Nevada Supreme Court justice wants voters more involved
August 8, 2018
Supreme Court Justice Lidia Stiglich on Monday urged voters to get more involved in judicial elections.
Too many people, she said, don't even vote for judicial posts.
Stiglich was appointed by Gov. Brian Sandoval to fill out the remaining two years of Nancy Saitta's term after Saitta retired. Now she's running for her first full six-year term on the high court.
She's opposed in the November general election by Las Vegas family court judge Mathew Harter.
“We are not too busy. People want decisions and that’s what we’re there for.”
— Lidia Stiglich,Supreme Court Justice
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"You need to care as much about who's going on the bench as you do about who's going to the White House," she said.
One problem for voters, she said, is judges seeking election can't take positions on issues that may appear before them.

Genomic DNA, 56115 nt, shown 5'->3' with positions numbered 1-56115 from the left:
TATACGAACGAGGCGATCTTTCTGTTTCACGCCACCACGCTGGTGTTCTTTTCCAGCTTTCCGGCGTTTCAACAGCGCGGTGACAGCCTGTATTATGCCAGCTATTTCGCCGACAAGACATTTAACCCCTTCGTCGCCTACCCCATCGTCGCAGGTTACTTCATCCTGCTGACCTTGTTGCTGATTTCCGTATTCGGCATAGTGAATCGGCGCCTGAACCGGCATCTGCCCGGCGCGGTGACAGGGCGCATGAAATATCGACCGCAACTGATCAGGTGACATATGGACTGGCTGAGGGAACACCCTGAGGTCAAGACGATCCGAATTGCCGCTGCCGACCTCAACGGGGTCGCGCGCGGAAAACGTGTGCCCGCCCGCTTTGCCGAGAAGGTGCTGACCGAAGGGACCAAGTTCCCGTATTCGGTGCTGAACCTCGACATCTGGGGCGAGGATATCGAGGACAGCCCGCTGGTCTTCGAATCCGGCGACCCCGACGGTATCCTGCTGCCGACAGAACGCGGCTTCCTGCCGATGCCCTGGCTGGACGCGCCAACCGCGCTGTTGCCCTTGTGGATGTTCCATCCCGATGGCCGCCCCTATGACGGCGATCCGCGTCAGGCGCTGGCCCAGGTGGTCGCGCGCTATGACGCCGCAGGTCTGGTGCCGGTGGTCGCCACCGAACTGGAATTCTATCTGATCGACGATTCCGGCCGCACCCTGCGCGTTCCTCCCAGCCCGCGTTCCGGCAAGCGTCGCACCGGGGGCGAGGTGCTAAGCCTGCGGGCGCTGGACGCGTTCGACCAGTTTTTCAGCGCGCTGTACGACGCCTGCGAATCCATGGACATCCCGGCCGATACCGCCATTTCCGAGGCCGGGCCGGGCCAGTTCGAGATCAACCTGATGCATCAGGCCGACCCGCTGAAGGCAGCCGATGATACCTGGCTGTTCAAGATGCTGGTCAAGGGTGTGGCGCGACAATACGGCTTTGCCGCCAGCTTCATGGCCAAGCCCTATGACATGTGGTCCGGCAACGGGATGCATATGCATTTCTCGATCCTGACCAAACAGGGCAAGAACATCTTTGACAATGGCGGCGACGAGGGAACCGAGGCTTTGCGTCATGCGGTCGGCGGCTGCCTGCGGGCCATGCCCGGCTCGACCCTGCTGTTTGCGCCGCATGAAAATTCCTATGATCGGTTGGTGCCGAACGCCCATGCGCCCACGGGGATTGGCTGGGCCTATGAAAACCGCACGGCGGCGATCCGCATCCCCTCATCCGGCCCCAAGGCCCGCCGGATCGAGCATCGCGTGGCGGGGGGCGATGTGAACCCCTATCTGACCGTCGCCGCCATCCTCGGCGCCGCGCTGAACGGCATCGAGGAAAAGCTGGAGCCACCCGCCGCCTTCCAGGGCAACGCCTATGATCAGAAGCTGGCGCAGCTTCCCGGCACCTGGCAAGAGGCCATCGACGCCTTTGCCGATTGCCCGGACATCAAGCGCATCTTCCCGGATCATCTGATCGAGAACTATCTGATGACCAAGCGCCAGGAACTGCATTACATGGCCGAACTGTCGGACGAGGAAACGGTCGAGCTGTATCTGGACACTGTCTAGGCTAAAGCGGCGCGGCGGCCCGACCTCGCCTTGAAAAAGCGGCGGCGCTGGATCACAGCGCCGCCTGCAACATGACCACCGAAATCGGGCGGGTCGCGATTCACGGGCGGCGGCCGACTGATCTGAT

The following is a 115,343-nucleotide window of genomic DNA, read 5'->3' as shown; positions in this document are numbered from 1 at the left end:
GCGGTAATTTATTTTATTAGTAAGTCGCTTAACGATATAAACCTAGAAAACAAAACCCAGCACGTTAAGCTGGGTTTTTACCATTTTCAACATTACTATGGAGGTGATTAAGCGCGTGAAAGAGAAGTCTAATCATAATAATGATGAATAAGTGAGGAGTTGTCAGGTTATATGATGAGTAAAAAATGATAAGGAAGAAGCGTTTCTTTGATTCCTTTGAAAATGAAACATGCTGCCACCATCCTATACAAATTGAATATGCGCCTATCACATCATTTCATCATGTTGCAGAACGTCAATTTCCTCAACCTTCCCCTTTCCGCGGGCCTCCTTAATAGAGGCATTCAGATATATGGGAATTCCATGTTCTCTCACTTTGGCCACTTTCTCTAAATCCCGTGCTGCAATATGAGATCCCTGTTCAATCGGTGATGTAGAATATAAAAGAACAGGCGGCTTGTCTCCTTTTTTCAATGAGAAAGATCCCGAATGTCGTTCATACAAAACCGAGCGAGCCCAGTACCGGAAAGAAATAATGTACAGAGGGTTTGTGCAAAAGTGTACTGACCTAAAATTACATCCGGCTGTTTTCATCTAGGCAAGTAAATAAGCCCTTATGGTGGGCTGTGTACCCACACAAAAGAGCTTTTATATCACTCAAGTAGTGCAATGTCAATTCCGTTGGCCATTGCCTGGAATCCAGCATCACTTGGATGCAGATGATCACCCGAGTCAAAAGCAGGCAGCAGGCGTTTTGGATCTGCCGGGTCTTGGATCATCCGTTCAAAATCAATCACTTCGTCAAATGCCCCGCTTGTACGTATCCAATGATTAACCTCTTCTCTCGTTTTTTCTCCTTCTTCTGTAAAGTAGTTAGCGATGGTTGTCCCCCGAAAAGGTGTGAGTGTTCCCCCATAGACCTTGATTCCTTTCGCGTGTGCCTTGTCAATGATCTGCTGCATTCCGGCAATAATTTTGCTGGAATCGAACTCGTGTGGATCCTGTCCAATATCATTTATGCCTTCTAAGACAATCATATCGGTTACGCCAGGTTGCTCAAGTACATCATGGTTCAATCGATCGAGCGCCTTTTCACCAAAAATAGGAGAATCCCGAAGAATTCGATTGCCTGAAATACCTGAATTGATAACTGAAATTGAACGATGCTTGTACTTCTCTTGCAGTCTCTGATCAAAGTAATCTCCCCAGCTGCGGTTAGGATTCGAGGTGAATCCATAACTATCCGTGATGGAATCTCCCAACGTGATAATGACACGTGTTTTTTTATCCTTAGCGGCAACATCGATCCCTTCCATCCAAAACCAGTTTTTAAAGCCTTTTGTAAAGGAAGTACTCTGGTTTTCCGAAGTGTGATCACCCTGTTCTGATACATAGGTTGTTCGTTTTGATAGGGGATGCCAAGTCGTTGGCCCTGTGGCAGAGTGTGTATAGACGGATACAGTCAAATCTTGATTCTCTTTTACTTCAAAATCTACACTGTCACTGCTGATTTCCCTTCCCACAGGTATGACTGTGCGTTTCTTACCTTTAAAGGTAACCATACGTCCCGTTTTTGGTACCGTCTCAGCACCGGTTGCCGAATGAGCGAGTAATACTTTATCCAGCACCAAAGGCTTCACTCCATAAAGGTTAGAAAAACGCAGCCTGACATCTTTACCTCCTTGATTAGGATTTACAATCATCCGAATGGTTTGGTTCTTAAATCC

As for herself, she said, "I've demonstrated I work for you."
"I'm committed to my role and committed to this state too," she said. "I come to work every day committed to work."
The issue, she said, is, "How can we get the courts open to more people."
The answer, Stiglich said, is to provide better services and that means resolving cases in a much more timely fashion. She said it shouldn't take years to resolve a case.
"We are not too busy," she said. "People want decisions and that's what we're there for."
Stiglich said while she enjoys the job, it's a difficult job.
"It's like being on a jury all the time," she said.
Stiglich said the court will probably see a record 3,000 case filings this year. To handle that load, she said they now turn about 1,000 of those cases over to the intermediate appellate court and handle many more significant cases in three-judge panels. That, she said, is creating more time for them to author opinions that develop Nevada law on a variety of issues.
But with the caseload growing, she said they may have to ask for a second three-judge intermediate appellate panel.
En banc hearings — those before the full seven-member court — she said are held in death cases and issues of statewide importance or new law issues.
Prior to her appointment to the Supreme Court in November 2016, she served as a Washoe district judge, handling everything from murder trials to drug cases and civil suits.
Stiglich graduated from U.C. Berkeley and earned her law degree from Hastings School of Law.